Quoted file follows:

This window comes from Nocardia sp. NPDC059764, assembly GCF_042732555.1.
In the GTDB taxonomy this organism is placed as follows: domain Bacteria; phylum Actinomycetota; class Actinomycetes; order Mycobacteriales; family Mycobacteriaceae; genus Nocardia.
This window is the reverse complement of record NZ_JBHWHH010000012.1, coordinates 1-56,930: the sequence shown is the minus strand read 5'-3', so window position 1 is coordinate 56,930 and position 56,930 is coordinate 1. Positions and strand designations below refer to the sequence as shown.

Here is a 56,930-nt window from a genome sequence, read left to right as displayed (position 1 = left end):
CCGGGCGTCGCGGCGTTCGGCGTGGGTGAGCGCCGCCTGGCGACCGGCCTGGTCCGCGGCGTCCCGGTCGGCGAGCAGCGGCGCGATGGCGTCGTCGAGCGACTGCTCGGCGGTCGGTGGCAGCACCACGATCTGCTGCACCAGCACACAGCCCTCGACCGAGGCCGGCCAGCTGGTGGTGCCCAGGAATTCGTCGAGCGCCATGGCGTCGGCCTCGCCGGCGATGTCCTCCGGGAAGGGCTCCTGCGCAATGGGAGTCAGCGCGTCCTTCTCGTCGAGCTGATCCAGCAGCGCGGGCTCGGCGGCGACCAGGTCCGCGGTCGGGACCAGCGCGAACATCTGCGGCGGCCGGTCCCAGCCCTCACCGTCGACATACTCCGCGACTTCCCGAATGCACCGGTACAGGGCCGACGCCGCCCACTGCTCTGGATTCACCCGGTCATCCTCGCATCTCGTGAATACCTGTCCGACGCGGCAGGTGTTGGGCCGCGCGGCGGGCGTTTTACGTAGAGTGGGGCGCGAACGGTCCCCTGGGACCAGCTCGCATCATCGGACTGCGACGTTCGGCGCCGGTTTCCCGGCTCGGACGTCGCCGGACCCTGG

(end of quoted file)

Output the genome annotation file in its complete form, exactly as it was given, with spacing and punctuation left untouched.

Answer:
This window comes from Nocardia sp. NPDC059764, assembly GCF_042732555.1.
In the GTDB taxonomy this organism is placed as follows: domain Bacteria; phylum Actinomycetota; class Actinomycetes; order Mycobacteriales; family Mycobacteriaceae; genus Nocardia.
This window is the reverse complement of record NZ_JBHWHH010000012.1, coordinates 1-56,930: the sequence shown is the minus strand read 5'-3', so window position 1 is coordinate 56,930 and position 56,930 is coordinate 1. Positions and strand designations below refer to the sequence as shown.

Here is a 56,930-nt window from a genome sequence, read left to right as displayed (position 1 = left end):
CCGGGCGTCGCGGCGTTCGGCGTGGGTGAGCGCCGCCTGGCGACCGGCCTGGTCCGCGGCGTCCCGGTCGGCGAGCAGCGGCGCGATGGCGTCGTCGAGCGACTGCTCGGCGGTCGGTGGCAGCACCACGATCTGCTGCACCAGCACACAGCCCTCGACCGAGGCCGGCCAGCTGGTGGTGCCCAGGAATTCGTCGAGCGCCATGGCGTCGGCCTCGCCGGCGATGTCCTCCGGGAAGGGCTCCTGCGCAATGGGAGTCAGCGCGTCCTTCTCGTCGAGCTGATCCAGCAGCGCGGGCTCGGCGGCGACCAGGTCCGCGGTCGGGACCAGCGCGAACATCTGCGGCGGCCGGTCCCAGCCCTCACCGTCGACATACTCCGCGACTTCCCGAATGCACCGGTACAGGGCCGACGCCGCCCACTGCTCTGGATTCACCCGGTCATCCTCGCATCTCGTGAATACCTGTCCGACGCGGCAGGTGTTGGGCCGCGCGGCGGGCGTTTTACGTAGAGTGGGGCGCGAACGGTCCCCTGGGACCAGCTCGCATCATCGGACTGCGACGTTCGGCGCCGGTTTCCCGGCTCGGACGTCGCCGGACCCTGG